Car accidents cause 36.5% of the 12,500 spinal cord injuries treated yearly in the United States. A back injury is not always apparent immediately following a car accident. It may take a few hours to several days before you experience pain.
A back injury from a car accident can have a lasting impact on your physical and emotional well-being. It can cause depression, mood swings, low self-esteem, and affect relationships.
When you suffer injuries in a car accident, seek immediate medical treatment at the hospital and a clinic familiar with car accident injuries. Keep copies of all medical records and bills for filing an accident injury claim.
Keep reading to learn about common back injuries and their symptoms.
1. Compression Fracture
With more than 63,000 traffic accidents in Miami County during 2019, there is a risk every time you get on the road. When a collision occurs, your body is thrown back and forth in several directions, causing pressure to the spine.
This injury causes pain that worsens when you walk if you bend or twist your body and a loss of height. Severe fractures can result in bowel and bladder changes, leg weakness, and paralysis.
With a compression fracture, the injury is only to the front of the spine. The damage is more severe when the crushing happens in all directions, causing a burst fracture.
2. Burst Fracture
A burst fracture happens due to the spine moving rapidly during impact in a car accident. A large amount of vertical force on the spine compresses and crushes the vertebrae in all directions.
This often injures the spinal cord, causing bruising and a lack of spine stability. The result is partial neurologic injury or paralysis. The level of damage depends on the degree of impact. Higher-impact accidents force more bone fragments into the spinal canal, lowering spinal cord function.
Symptoms include leg paralysis and loss of bladder and bowel control. Less severe injuries may result in partial paralysis or loss of reflex. A mild injury may have no neurologic injury or be only transient.
A burst fracture causes severe pain; some compare it to an electric shock in the legs. The majority of people cannot walk immediately after the accident.
Paramedics must keep you lying flat to prevent further injury. You will need to receive immediate care from an orthopedic or neurosurgeon.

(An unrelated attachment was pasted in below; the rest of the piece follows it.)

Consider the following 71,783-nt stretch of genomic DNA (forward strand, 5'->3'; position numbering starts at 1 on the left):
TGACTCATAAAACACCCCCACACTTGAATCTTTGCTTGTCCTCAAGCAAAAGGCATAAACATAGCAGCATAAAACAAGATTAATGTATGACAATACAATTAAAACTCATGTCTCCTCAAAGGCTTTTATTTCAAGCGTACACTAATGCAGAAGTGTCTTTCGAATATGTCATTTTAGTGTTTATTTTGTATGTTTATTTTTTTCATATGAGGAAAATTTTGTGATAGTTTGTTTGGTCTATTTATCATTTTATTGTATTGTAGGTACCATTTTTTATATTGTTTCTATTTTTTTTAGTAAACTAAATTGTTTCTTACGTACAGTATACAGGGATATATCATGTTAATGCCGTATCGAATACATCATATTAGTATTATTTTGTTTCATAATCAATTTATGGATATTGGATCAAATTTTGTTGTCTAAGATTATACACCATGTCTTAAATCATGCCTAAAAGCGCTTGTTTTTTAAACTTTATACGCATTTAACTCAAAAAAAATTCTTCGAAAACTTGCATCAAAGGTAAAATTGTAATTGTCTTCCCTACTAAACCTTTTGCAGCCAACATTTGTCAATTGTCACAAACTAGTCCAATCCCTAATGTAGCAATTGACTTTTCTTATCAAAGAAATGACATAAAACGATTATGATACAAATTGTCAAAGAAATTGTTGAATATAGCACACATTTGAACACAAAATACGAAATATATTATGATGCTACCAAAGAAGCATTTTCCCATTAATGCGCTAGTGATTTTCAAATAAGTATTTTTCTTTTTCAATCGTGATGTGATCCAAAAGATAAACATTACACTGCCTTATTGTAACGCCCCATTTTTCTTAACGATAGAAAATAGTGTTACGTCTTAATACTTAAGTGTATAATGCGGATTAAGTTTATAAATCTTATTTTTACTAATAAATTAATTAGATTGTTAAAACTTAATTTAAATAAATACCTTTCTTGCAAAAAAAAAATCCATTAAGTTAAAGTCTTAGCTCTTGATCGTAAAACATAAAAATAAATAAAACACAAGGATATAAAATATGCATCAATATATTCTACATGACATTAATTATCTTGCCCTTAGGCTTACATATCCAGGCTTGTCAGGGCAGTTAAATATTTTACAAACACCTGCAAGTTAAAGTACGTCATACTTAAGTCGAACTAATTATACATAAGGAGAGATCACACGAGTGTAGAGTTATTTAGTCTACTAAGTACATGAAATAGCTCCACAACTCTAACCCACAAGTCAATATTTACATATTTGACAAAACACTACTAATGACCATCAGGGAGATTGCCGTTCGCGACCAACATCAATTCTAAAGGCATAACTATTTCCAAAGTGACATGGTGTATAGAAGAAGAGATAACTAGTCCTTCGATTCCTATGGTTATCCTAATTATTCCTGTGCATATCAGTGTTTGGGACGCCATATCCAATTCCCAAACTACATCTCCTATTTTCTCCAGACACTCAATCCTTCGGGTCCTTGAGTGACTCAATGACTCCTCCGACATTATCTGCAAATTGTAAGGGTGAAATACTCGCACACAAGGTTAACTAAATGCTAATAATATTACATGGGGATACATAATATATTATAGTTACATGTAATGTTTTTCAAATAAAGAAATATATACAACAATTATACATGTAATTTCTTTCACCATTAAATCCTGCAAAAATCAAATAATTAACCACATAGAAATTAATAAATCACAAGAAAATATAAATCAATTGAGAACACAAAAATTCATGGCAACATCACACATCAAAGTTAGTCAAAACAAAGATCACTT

3. Facet Joint
Facet joints are between the spine bones. The nerve roots run through the facet joints and into various body parts. You can bend and twist your body into different positions thanks to facet joints.
When the joints suffer damage, movement causes pain. You may feel your muscles tightening, have spasms, and have tenderness or radiating pain in the back.
On impact, your neck whips back and forth, causing whiplash. This neck injury affects the neck’s cervical spine, ligaments, tendons, and muscles.
Symptoms include neck stiffness that worsens with movement, headaches, and limited neck range of motion. You may experience numbness and tingling in the arms and pain and tenderness in the upper back and shoulders.
Treatment includes hot and cold therapy, pain medication, and physical therapy. Some patients seek chiropractic treatment, which realigns the spine into the proper position.
5. Herniated Disc
Severe impact during a car accident can result in the bones of the spinal column (vertebrae) moving out of place and rupturing. This is what your medical professional refers to as a herniated disc.
Herniated disc injuries are often in the lower part of the back, but they can occur at any point along the spine, including the neck. Symptoms include numbness, tingling, or pain in your arms and legs, and muscle weakness that affects your ability to walk or use your arms normally.
If you display any of these symptoms, seek medical treatment immediately. Treatment often includes chiropractic care, physical therapy, and steroid injections to reduce pain.